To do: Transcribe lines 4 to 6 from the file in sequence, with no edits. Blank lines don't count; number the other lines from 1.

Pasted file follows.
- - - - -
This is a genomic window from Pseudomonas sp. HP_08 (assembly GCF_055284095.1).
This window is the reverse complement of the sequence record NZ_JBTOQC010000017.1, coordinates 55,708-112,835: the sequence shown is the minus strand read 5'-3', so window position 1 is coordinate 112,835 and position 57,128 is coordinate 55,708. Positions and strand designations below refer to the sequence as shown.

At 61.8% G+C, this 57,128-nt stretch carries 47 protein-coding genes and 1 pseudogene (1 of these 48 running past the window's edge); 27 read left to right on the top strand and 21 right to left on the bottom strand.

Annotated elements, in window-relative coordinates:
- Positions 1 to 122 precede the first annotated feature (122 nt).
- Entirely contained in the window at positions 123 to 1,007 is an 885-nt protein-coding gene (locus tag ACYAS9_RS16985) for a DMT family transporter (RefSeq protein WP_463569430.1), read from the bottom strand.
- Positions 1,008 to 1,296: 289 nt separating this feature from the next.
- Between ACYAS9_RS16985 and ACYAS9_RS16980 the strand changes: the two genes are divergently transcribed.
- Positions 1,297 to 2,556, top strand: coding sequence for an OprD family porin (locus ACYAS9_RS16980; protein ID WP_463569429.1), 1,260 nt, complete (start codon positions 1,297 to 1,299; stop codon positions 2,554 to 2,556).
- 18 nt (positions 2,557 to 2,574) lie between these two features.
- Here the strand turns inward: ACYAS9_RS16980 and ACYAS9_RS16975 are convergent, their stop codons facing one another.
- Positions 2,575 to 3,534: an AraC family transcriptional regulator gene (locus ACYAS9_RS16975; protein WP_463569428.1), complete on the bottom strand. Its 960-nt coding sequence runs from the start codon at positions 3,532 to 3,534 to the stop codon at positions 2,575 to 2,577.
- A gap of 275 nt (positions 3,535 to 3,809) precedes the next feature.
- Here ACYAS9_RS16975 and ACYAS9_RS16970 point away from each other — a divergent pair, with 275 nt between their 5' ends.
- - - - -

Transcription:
Annotated elements, in window-relative coordinates:
- Positions 1 to 122 precede the first annotated feature (122 nt).
- Entirely contained in the window at positions 123 to 1,007 is an 885-nt protein-coding gene (locus tag ACYAS9_RS16985) for a DMT family transporter (RefSeq protein WP_463569430.1), read from the bottom strand.